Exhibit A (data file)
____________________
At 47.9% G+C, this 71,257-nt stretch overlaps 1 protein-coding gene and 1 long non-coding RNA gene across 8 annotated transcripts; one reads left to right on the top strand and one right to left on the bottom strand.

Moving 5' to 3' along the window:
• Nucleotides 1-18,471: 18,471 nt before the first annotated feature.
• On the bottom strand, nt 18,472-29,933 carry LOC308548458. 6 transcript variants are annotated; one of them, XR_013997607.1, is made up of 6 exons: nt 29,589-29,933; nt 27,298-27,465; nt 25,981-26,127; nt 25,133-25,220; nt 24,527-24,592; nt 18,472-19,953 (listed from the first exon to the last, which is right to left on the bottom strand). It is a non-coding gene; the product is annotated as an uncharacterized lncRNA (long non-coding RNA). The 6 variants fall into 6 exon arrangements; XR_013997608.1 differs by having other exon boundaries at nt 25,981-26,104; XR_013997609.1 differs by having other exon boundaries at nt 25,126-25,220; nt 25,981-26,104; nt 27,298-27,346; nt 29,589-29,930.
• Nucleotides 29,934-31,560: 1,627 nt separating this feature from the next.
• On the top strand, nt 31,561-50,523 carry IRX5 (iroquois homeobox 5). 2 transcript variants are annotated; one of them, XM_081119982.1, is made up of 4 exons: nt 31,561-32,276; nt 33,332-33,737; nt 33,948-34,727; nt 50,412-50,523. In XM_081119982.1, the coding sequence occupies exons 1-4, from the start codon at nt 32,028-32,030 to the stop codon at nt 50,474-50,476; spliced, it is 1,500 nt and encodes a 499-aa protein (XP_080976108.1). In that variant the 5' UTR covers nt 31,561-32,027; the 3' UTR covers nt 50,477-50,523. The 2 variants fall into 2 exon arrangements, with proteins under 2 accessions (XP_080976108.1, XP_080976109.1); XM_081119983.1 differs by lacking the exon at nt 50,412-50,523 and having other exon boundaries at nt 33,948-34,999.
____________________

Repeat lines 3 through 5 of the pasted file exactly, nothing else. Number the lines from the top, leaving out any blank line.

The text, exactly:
• Nucleotides 1-18,471: 18,471 nt before the first annotated feature.
• On the bottom strand, nt 18,472-29,933 carry LOC308548458. 6 transcript variants are annotated; one of them, XR_013997607.1, is made up of 6 exons: nt 29,589-29,933; nt 27,298-27,465; nt 25,981-26,127; nt 25,133-25,220; nt 24,527-24,592; nt 18,472-19,953 (listed from the first exon to the last, which is right to left on the bottom strand). It is a non-coding gene; the product is annotated as an uncharacterized lncRNA (long non-coding RNA). The 6 variants fall into 6 exon arrangements; XR_013997608.1 differs by having other exon boundaries at nt 25,981-26,104; XR_013997609.1 differs by having other exon boundaries at nt 25,126-25,220; nt 25,981-26,104; nt 27,298-27,346; nt 29,589-29,930.
• Nucleotides 29,934-31,560: 1,627 nt separating this feature from the next.